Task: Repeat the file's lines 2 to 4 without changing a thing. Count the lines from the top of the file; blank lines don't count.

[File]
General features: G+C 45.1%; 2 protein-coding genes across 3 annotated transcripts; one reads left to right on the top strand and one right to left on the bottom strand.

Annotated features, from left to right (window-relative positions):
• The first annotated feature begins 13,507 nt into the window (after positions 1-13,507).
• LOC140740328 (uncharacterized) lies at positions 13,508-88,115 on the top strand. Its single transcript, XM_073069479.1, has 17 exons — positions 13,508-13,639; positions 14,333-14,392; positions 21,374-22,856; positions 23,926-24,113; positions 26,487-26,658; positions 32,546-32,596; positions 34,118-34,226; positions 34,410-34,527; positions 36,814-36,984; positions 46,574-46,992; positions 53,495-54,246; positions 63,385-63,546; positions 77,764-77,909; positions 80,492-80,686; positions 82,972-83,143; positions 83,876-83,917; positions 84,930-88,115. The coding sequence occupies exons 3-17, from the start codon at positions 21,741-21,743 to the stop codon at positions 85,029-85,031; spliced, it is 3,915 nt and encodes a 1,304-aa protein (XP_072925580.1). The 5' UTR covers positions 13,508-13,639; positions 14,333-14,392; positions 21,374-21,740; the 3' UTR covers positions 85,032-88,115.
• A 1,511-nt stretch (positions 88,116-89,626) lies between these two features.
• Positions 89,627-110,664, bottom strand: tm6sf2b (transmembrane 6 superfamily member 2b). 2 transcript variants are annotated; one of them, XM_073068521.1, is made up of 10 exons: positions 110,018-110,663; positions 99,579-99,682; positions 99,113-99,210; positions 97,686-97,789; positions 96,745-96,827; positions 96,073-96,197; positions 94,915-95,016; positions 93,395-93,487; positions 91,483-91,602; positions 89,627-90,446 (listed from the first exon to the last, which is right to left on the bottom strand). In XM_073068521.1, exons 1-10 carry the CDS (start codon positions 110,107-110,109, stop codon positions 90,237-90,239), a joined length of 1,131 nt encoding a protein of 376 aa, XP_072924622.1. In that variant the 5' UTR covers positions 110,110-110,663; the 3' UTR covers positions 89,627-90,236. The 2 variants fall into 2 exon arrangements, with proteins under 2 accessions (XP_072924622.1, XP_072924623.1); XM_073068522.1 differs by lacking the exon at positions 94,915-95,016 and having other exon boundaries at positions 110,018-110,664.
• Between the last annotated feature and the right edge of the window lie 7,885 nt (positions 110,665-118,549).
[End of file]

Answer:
Annotated features, from left to right (window-relative positions):
• The first annotated feature begins 13,507 nt into the window (after positions 1-13,507).
• LOC140740328 (uncharacterized) lies at positions 13,508-88,115 on the top strand. Its single transcript, XM_073069479.1, has 17 exons — positions 13,508-13,639; positions 14,333-14,392; positions 21,374-22,856; positions 23,926-24,113; positions 26,487-26,658; positions 32,546-32,596; positions 34,118-34,226; positions 34,410-34,527; positions 36,814-36,984; positions 46,574-46,992; positions 53,495-54,246; positions 63,385-63,546; positions 77,764-77,909; positions 80,492-80,686; positions 82,972-83,143; positions 83,876-83,917; positions 84,930-88,115. The coding sequence occupies exons 3-17, from the start codon at positions 21,741-21,743 to the stop codon at positions 85,029-85,031; spliced, it is 3,915 nt and encodes a 1,304-aa protein (XP_072925580.1). The 5' UTR covers positions 13,508-13,639; positions 14,333-14,392; positions 21,374-21,740; the 3' UTR covers positions 85,032-88,115.